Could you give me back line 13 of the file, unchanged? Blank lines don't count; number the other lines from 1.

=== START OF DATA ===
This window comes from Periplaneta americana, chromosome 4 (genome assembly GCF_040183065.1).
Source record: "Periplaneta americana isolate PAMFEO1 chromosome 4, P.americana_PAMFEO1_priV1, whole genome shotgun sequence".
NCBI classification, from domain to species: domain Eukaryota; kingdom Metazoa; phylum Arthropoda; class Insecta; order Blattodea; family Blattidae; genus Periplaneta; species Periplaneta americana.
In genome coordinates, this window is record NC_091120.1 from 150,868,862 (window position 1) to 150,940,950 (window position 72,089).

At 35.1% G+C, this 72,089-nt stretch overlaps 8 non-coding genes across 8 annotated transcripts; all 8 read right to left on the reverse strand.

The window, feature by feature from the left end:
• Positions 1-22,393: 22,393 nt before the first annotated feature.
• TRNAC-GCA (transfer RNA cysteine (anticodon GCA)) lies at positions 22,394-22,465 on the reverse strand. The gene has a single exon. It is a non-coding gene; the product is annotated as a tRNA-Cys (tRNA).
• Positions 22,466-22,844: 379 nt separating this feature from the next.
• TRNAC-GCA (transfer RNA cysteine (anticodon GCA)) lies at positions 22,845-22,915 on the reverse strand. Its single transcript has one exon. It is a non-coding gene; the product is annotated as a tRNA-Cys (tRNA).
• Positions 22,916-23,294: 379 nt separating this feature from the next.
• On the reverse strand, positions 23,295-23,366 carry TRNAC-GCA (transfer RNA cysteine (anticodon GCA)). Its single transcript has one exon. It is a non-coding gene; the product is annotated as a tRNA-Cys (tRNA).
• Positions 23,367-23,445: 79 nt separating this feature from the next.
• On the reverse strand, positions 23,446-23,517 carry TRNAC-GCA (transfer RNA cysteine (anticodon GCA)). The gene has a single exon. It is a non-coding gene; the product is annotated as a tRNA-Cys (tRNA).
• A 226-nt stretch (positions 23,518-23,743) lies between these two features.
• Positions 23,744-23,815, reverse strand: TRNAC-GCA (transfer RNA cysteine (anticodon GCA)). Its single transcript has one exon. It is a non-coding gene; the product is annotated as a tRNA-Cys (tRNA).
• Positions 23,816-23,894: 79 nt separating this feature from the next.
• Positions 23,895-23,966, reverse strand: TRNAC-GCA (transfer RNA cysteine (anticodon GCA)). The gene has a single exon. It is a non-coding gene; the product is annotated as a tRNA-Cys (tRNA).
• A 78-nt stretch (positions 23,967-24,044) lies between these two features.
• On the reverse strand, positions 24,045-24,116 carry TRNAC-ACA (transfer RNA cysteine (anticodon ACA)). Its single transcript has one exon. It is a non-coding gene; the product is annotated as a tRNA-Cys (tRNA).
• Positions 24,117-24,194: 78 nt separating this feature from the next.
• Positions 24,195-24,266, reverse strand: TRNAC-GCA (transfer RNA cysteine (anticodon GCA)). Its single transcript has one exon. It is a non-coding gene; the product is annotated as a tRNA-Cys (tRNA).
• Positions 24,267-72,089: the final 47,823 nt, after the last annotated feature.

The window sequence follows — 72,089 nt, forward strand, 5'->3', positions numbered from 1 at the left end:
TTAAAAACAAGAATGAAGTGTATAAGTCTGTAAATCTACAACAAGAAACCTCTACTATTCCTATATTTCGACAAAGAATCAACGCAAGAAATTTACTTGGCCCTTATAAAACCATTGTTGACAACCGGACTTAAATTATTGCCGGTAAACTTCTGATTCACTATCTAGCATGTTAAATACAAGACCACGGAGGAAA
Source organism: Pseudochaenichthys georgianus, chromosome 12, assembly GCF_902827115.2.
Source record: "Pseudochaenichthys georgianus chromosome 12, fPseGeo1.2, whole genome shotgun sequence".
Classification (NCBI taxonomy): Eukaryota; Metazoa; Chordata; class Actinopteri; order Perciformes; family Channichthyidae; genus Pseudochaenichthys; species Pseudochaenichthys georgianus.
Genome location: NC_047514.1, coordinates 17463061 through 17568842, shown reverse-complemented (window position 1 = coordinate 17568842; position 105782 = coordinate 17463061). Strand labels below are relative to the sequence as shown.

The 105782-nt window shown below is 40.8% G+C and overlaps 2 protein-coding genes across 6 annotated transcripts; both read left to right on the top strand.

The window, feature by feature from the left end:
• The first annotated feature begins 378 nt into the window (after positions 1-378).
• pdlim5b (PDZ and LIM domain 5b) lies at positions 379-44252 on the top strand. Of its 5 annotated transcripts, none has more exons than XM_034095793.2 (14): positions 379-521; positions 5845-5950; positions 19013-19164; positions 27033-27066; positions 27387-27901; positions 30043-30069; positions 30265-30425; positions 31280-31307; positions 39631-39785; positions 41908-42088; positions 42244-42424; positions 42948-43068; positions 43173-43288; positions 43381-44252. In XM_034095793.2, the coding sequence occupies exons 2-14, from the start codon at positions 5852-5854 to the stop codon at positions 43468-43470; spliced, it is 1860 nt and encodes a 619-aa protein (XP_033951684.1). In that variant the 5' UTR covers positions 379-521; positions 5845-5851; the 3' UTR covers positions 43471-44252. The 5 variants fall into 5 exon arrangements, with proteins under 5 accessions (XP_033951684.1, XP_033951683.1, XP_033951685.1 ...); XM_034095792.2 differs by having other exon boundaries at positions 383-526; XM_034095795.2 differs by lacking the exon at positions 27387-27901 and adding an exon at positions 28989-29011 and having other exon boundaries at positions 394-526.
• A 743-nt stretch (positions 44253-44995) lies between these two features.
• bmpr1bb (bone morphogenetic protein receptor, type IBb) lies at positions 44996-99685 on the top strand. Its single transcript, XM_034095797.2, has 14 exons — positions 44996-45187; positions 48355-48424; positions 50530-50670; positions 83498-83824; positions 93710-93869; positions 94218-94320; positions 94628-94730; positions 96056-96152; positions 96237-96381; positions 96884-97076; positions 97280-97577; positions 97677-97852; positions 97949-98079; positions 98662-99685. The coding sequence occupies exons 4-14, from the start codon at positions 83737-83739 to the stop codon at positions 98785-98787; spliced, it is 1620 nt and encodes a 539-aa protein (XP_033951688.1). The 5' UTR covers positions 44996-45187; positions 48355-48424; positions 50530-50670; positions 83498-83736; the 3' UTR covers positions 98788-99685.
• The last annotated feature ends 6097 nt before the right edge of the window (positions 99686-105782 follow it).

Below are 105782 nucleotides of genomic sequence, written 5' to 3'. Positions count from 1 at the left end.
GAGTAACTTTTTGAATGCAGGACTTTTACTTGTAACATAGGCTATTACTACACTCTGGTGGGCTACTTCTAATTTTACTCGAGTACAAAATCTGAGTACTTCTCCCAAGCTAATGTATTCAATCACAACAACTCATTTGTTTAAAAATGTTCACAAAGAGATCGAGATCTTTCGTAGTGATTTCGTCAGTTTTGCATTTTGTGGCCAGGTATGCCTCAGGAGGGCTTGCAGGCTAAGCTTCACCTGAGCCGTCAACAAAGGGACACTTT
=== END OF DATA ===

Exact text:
• Positions 23,367-23,445: 79 nt separating this feature from the next.